Tech 21 SansAmp PSA 2.0 Review

Analog tone magic that you can throw in your gigbag.

Tech 21 SansAmp PSA 2.0 Review
(Image: © Tech 21)

GuitarPlayer Verdict

A solution for many performing and recording situations, the PSA 2.0 is a remarkable pedal offering great analog tones in a full-featured package that fits in a gig bag. For all it does, the PSA 2.0 earns an Editors’ Pick Award.


  • +

    Excellent sound.

  • +

    Extensive tone-control options.

  • +

    No lag when switching between presets.


  • -


You can trust Guitar Player. Our expert reviewers spend hours testing and comparing guitar products so you can choose the best for you. Find out more about how we test.

Based on the PSA-1 rackmount processor introduced in 1993, the new PSA 2.0 is a super-flexible tone machine boasting all-analog circuitry (only the memory and programming sections are digitally controlled) in a sleek brushed-metal enclosure that is slightly under eight inches long and two and a half inches wide. 

That’s smaller than most foot switches for multichannel amps! Intended to be used as a stompbox or preamp — as well as for direct recording and a variety of other studio applications — the PSA 2.0 is a powerful tone-generator/shaper. 

Its phalanx of controls include gain (input sensitivity), buzz (boosts/cuts low-end overdrive), punch (boosts/cuts midrange overdrive), crunch (boosts/cuts high-end overdrive), drive (works like the volume control on a non-master tube amp), low and high (active shelving EQs that boost or cut up to 18dB), level (output volume) and trim (globally adjusts the level of all presets).   

What’s impressive is how organic the PSA sounds and how responsive it is to picking dynamics and changes in guitar volume

The right (up) or left (down) foot switches select the presets. Between them is a foot switch that allows you to alternate between the Active and Search modes: Active lets you step-scroll through the presets using the up or down switches, while Search speed-scrolls up or down to a desired location. 

Program changes and storage can also be controlled via MIDI, and it’s convenient that the PSA 2.0 provides 10-volt DC power for Tech21’s MIDI Mouse ($109) and MIDI Mongoose ($129) foot controllers. A three-digit display monitors the active preset as well as changes in knob settings, whether a program has been stored and when MIDI functions are activated. 

The 49 factory presets offer a ton of sounds. The first 29 are divided between replications of well-known Marshall, Fender and Mesa/Boogie amps, and include “styles” of players, such as Hendrix, EVH, Santana, B.B. King, SRV and others.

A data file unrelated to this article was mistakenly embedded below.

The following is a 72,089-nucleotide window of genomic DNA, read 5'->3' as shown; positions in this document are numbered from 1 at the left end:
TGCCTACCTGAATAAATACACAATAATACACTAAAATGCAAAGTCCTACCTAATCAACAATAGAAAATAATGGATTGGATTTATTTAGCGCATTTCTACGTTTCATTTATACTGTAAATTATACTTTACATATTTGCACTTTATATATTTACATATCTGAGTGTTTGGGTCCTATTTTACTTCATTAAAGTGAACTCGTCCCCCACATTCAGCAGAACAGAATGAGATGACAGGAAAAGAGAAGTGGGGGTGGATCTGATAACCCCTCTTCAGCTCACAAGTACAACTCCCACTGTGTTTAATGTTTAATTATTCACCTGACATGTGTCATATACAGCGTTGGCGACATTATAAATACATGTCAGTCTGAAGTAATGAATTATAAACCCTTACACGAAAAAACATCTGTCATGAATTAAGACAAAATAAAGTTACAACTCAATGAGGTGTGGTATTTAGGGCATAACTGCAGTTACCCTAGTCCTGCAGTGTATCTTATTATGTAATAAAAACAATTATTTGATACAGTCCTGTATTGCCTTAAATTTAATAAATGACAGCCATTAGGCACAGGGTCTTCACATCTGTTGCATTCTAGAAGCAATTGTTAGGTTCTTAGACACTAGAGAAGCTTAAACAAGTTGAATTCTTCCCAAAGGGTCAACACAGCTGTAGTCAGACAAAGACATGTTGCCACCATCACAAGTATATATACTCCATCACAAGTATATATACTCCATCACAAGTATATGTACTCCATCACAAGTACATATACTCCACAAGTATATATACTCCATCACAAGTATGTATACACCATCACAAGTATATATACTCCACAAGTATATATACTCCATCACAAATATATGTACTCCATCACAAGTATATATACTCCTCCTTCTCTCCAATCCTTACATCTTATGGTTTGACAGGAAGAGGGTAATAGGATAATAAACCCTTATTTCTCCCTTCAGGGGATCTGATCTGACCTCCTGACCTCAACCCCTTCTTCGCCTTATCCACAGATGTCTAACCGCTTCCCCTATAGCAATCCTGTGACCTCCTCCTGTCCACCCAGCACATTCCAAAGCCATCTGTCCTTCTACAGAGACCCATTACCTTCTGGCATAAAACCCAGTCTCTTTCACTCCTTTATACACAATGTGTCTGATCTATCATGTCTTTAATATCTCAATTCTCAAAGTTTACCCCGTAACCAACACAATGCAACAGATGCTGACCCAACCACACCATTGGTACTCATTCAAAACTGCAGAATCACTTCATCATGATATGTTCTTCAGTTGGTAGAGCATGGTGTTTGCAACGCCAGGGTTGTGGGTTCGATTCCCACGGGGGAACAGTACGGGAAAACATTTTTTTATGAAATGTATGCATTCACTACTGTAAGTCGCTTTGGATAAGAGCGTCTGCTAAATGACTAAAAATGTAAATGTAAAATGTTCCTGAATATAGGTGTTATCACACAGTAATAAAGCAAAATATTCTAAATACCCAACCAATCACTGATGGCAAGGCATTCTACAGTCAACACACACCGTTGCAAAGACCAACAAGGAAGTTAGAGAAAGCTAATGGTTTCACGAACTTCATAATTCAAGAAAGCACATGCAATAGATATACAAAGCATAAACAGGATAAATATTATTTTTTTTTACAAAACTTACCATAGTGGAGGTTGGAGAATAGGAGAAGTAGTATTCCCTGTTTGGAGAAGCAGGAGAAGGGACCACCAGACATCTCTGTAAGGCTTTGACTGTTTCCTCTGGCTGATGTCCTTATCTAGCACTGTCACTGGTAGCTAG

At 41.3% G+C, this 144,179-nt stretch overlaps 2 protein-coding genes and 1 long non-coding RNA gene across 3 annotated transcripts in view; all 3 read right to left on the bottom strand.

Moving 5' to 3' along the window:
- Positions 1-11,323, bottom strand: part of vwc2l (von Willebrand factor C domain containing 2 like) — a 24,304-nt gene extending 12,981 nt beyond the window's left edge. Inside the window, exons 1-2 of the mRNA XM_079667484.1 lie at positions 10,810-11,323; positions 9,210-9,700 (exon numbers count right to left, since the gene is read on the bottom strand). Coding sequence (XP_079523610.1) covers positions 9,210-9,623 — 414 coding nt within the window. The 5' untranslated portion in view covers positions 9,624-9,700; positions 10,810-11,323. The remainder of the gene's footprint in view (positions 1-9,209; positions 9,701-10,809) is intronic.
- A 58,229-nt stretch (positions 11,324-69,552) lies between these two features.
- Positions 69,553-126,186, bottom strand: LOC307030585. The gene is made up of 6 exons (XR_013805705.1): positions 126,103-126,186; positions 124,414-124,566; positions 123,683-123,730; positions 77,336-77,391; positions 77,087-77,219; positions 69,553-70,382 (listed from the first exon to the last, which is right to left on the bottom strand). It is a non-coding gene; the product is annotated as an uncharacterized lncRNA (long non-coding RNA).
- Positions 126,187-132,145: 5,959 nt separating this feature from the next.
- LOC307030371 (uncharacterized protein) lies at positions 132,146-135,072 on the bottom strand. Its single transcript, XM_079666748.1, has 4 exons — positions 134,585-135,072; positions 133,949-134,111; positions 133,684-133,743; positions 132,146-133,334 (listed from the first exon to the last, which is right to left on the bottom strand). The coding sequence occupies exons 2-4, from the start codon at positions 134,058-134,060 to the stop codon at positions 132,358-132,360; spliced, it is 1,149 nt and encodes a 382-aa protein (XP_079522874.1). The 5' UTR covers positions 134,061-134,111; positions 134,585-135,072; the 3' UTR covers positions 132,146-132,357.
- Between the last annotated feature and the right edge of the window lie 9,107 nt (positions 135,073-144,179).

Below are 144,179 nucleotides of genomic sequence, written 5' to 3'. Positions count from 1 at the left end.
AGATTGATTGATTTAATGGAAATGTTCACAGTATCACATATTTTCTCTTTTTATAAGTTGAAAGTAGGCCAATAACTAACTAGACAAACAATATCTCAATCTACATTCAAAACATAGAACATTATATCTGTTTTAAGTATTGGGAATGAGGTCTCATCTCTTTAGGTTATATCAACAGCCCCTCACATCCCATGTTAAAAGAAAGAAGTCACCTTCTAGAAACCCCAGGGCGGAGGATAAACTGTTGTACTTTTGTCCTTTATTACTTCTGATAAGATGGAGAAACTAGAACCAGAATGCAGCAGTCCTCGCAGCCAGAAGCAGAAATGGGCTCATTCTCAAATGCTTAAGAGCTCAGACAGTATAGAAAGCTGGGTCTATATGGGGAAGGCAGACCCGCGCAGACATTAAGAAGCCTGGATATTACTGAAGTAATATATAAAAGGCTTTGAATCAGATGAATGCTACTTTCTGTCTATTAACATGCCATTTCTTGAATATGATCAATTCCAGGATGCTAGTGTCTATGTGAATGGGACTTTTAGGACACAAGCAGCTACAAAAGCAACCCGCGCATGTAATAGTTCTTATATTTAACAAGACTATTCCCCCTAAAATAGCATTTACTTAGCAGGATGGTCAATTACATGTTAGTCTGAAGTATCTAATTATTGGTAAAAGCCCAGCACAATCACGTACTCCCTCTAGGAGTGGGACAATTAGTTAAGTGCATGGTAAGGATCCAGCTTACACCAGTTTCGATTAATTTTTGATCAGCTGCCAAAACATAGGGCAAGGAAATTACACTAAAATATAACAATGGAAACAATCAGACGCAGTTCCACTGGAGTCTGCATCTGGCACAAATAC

(Image credit: Tech 21)

There are 10 bass and another 10 miscellaneous styles that comprise AC30/Queen, Hiwatt, Fuzz Face, Triangle Muff, Tubescreamer, MXR +, Tele simulator, “American Woman,” Pantera and speaker simulator (which can be disabled).

With so many tones on tap, it takes some experimentation to find what works best, but any sound that’s close to the mark can be tweaked to taste via the illuminated controls and quickly saved as a custom preset in one of the 77 memory locations.

I tested the PSA 2.0 with an assortment of single-coil and humbucker guitars, including a Fender EJ Virginia Strat and a 70th Anniversary Broadcaster, a Gibson ’61 Les Paul Junior and a Johnny A, and a Hamer Newport. My amps were a Fender Deluxe Reverb and a 1969 Marshall PA-20 with a Celestion-loaded Bogner cabinet. 

The PSA 2.0 is a remarkable pedal offering great analog tones in a full-featured package that fits in a gig bag

Used like a stompbox, the PSA 2.0 delivered tones that covered everything from jazz and blues to rock and beyond, as you escalate in gain to the shred and metal zones. What’s impressive is how organic the PSA sounds and how responsive it is to picking dynamics and changes in guitar volume.

Running into the effects return of a single- or dual-channel tube combo or head is a great way to go if you’re looking to expand an amp’s palette of tones and still be able to take advantage of the sonic muscle of a tube output stage.

On the other hand, when injected straight into a Fishman SA-220 system, the PSA 2.0 turns it into an excellent electric-guitar rig while still allowing you to have full access to the Fishman’s unbeatable acoustic presentation.

The PSA 2.0 weighs under a pound and is the size of a multi-channel amp's footswitch, and yet the range and quality of the tones on offer is exceptional, offering a practical and programmable solution for the stage or the studio.


  • PRICE: $399 street
  • CONTROLS: Level, high, low, drive, crunch, punch buzz, gain, trim. Three foot switches (down, up, Active/Search modes). Speaker simulation on/off switch, save switch I/O Input, output (1/4” TRS), MIDI in
  • PRESETS: 49 factory, 77 memory locations
  • EXTRAS: MIDI for program selection and program data storage. 3-digit display. Universal power supply
  • WEIGHT: .80 lbs
  • CONTACT: Tech 21
Art Thompson
Senior Editor

Art Thompson is Senior Editor of Guitar Player magazine. He has authored stories with numerous guitar greats including B.B. King, Prince and Scotty Moore and interviewed gear innovators such as Paul Reed Smith, Randall Smith and Gary Kramer. He also wrote the first book on vintage effects pedals, Stompbox. Art's busy performance schedule with three stylistically diverse groups provides ample opportunity to test-drive new guitars, amps and effects, many of which are featured in the pages of GP.